Just about everyone who has ever used a hand saw has bent or kinked a saw in use at some point. Sometimes the bend springs back, and sometimes it doesn’t. However, bending a saw doesn’t necessarily relegate it to becoming scraper stock or wall art. In many, if not most cases, the saw can probably be straightened out again.
Wooden hand planes can be confusing to the new hand tool user because it isn’t very intuitive how to use them. In this video, I attempt to demystify the process.
If you have an old saw that needs a new handle, you will have to transfer the location of the saw bolt holes from the saw blade to the new handle blank.
Sticking with the saw theme, in today’s video I’ll do a little simple saw doctoring.
I thought it might be fun to re-visit a video I made in 2010 on building a panel saw from a kit.
I recently built myself a couple of continental European style frame saws, also called bow saws. Rather than making my typical style video where I do lots of talking and explaining, I decided to just let the camera roll while I shut up and worked. So enjoy the silence.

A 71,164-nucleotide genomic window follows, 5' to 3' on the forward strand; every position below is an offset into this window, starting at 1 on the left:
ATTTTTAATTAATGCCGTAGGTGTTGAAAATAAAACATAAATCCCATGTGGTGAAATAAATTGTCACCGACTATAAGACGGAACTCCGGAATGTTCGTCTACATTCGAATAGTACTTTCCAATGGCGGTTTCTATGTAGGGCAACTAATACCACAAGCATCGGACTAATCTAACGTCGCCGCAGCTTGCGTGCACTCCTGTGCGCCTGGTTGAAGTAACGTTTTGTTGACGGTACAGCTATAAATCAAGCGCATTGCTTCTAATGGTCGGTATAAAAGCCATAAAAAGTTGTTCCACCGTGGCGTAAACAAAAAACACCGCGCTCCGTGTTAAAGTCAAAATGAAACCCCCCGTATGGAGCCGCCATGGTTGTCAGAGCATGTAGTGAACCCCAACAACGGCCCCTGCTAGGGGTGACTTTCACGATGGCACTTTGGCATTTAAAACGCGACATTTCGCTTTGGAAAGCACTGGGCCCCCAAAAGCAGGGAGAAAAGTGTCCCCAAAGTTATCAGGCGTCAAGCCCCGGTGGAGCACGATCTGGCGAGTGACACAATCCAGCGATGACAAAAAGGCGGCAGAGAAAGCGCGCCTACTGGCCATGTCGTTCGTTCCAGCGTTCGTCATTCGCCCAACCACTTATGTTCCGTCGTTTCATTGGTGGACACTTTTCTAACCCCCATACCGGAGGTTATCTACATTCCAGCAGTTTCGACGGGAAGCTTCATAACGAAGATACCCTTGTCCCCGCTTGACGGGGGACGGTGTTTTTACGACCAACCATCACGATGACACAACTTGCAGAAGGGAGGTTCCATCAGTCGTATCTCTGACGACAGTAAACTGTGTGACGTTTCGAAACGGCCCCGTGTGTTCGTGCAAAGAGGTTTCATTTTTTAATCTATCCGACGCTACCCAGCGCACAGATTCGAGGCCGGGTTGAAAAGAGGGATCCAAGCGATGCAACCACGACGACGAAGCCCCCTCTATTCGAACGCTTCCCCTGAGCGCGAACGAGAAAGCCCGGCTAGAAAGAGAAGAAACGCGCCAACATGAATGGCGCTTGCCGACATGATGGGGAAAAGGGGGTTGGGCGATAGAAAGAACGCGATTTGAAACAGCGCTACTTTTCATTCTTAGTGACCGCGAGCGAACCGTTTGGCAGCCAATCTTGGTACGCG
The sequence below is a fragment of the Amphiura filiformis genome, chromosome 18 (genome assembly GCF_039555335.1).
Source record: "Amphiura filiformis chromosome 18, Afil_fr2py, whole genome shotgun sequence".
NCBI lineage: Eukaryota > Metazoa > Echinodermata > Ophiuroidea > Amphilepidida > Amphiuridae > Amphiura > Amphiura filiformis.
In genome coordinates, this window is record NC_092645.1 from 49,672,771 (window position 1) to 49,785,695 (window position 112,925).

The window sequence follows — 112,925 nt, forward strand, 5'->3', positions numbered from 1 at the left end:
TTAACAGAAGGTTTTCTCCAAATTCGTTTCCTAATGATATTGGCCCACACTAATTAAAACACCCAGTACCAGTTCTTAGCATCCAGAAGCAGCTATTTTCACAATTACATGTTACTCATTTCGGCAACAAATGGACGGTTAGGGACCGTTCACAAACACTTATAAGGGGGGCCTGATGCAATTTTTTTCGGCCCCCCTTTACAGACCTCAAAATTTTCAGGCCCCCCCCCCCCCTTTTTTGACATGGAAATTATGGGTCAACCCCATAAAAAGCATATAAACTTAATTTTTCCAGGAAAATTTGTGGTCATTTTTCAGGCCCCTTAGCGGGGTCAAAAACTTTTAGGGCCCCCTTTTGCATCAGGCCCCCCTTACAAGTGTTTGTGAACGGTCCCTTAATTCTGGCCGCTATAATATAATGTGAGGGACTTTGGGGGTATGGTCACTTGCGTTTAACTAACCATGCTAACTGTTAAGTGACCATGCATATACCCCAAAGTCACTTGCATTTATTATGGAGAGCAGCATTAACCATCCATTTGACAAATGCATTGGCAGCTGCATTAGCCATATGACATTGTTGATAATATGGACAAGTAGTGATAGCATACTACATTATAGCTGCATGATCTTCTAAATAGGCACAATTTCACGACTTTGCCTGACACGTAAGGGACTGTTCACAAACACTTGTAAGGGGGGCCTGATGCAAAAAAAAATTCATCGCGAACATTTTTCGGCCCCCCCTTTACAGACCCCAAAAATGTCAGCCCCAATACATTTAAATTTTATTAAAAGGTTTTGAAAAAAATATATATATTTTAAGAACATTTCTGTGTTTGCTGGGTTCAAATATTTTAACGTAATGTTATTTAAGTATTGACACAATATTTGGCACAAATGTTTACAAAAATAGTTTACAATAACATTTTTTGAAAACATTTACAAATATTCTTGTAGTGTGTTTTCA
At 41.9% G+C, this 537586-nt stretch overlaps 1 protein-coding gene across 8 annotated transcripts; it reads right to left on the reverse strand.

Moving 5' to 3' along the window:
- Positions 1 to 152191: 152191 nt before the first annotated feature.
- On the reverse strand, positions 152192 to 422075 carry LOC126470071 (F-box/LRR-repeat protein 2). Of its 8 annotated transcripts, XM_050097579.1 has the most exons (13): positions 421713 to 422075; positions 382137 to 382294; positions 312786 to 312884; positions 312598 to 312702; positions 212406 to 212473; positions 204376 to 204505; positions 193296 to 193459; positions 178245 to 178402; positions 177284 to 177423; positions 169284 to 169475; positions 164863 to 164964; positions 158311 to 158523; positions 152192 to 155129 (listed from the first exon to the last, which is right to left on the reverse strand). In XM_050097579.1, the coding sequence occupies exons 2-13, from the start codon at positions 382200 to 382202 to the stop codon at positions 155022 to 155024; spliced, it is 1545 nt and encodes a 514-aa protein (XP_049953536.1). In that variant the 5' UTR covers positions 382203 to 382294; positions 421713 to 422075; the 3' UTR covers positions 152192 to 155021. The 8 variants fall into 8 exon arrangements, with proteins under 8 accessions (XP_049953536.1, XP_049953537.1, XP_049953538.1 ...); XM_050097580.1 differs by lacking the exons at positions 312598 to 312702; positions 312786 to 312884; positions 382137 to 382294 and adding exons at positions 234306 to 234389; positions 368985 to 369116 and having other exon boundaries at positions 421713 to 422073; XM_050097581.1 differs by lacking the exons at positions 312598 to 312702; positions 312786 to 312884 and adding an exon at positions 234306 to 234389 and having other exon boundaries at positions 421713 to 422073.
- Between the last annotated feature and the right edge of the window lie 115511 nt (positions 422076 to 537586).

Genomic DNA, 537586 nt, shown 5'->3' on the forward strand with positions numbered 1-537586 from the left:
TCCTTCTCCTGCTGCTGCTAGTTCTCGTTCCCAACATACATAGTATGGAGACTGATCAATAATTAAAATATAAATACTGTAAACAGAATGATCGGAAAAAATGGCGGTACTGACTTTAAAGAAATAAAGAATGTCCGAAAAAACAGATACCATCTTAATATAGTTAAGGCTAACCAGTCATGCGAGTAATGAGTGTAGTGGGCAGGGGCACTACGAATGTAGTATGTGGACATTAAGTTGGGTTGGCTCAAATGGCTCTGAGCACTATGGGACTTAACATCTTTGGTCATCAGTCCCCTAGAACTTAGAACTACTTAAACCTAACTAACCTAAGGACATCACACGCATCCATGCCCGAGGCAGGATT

Today, we have the Patron Extra podcast from August 2017. In this show, I talk about the pros and cons of wooden and metal hand planes.
When hand made moldings are discussed, molding planes are typically the first tool that comes to mind. However, the scratch stock or beader is a simple tool that can be commercially made or shop made and can make beautiful, simple decorative elements with little expense.
In this video I clean, set up, and test out a Stanley No 39 dado plane.
You can never have too many squares in the shop, and wooden ones are super easy to make, in any size you need, even if you don’t already have a square.
In today’s video, I’ll show you how I make my improved version of the French marking gauge.
In today’s video, I discuss my method for tuning up and using a dado plane.